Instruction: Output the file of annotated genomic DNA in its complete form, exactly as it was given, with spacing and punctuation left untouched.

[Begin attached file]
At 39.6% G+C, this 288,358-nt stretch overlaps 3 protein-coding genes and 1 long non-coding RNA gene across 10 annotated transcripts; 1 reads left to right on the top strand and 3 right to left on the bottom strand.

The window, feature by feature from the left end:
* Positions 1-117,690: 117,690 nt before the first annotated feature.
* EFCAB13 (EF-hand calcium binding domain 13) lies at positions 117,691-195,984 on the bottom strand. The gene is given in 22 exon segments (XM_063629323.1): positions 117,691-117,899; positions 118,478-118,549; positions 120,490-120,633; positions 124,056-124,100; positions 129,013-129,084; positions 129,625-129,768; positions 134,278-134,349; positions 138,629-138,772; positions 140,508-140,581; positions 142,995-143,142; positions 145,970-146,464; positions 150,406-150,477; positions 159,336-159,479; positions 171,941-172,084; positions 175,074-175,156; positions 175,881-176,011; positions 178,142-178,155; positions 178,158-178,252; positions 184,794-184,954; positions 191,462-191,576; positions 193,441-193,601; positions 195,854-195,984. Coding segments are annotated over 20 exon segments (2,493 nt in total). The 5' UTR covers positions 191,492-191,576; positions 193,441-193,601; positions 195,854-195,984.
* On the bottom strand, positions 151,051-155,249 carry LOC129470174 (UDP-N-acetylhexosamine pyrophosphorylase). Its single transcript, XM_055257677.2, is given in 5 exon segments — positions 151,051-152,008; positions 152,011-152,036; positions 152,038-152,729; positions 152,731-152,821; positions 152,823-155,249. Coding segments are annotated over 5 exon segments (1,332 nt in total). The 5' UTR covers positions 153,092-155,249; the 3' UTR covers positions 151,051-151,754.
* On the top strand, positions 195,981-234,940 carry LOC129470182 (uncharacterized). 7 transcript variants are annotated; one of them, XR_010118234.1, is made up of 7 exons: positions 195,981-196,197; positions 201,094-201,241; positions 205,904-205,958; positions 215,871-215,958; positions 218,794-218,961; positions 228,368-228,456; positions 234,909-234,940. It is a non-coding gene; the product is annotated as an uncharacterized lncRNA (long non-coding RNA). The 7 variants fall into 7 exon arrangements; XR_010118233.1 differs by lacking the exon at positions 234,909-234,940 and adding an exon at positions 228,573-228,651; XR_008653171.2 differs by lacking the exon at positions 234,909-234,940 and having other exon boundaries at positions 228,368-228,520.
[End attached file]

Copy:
At 39.6% G+C, this 288,358-nt stretch overlaps 3 protein-coding genes and 1 long non-coding RNA gene across 10 annotated transcripts; 1 reads left to right on the top strand and 3 right to left on the bottom strand.

The window, feature by feature from the left end:
* Positions 1-117,690: 117,690 nt before the first annotated feature.
* EFCAB13 (EF-hand calcium binding domain 13) lies at positions 117,691-195,984 on the bottom strand. The gene is given in 22 exon segments (XM_063629323.1): positions 117,691-117,899; positions 118,478-118,549; positions 120,490-120,633; positions 124,056-124,100; positions 129,013-129,084; positions 129,625-129,768; positions 134,278-134,349; positions 138,629-138,772; positions 140,508-140,581; positions 142,995-143,142; positions 145,970-146,464; positions 150,406-150,477; positions 159,336-159,479; positions 171,941-172,084; positions 175,074-175,156; positions 175,881-176,011; positions 178,142-178,155; positions 178,158-178,252; positions 184,794-184,954; positions 191,462-191,576; positions 193,441-193,601; positions 195,854-195,984. Coding segments are annotated over 20 exon segments (2,493 nt in total). The 5' UTR covers positions 191,492-191,576; positions 193,441-193,601; positions 195,854-195,984.
* On the bottom strand, positions 151,051-155,249 carry LOC129470174 (UDP-N-acetylhexosamine pyrophosphorylase). Its single transcript, XM_055257677.2, is given in 5 exon segments — positions 151,051-152,008; positions 152,011-152,036; positions 152,038-152,729; positions 152,731-152,821; positions 152,823-155,249. Coding segments are annotated over 5 exon segments (1,332 nt in total). The 5' UTR covers positions 153,092-155,249; the 3' UTR covers positions 151,051-151,754.
* On the top strand, positions 195,981-234,940 carry LOC129470182 (uncharacterized). 7 transcript variants are annotated; one of them, XR_010118234.1, is made up of 7 exons: positions 195,981-196,197; positions 201,094-201,241; positions 205,904-205,958; positions 215,871-215,958; positions 218,794-218,961; positions 228,368-228,456; positions 234,909-234,940. It is a non-coding gene; the product is annotated as an uncharacterized lncRNA (long non-coding RNA). The 7 variants fall into 7 exon arrangements; XR_010118233.1 differs by lacking the exon at positions 234,909-234,940 and adding an exon at positions 228,573-228,651; XR_008653171.2 differs by lacking the exon at positions 234,909-234,940 and having other exon boundaries at positions 228,368-228,520.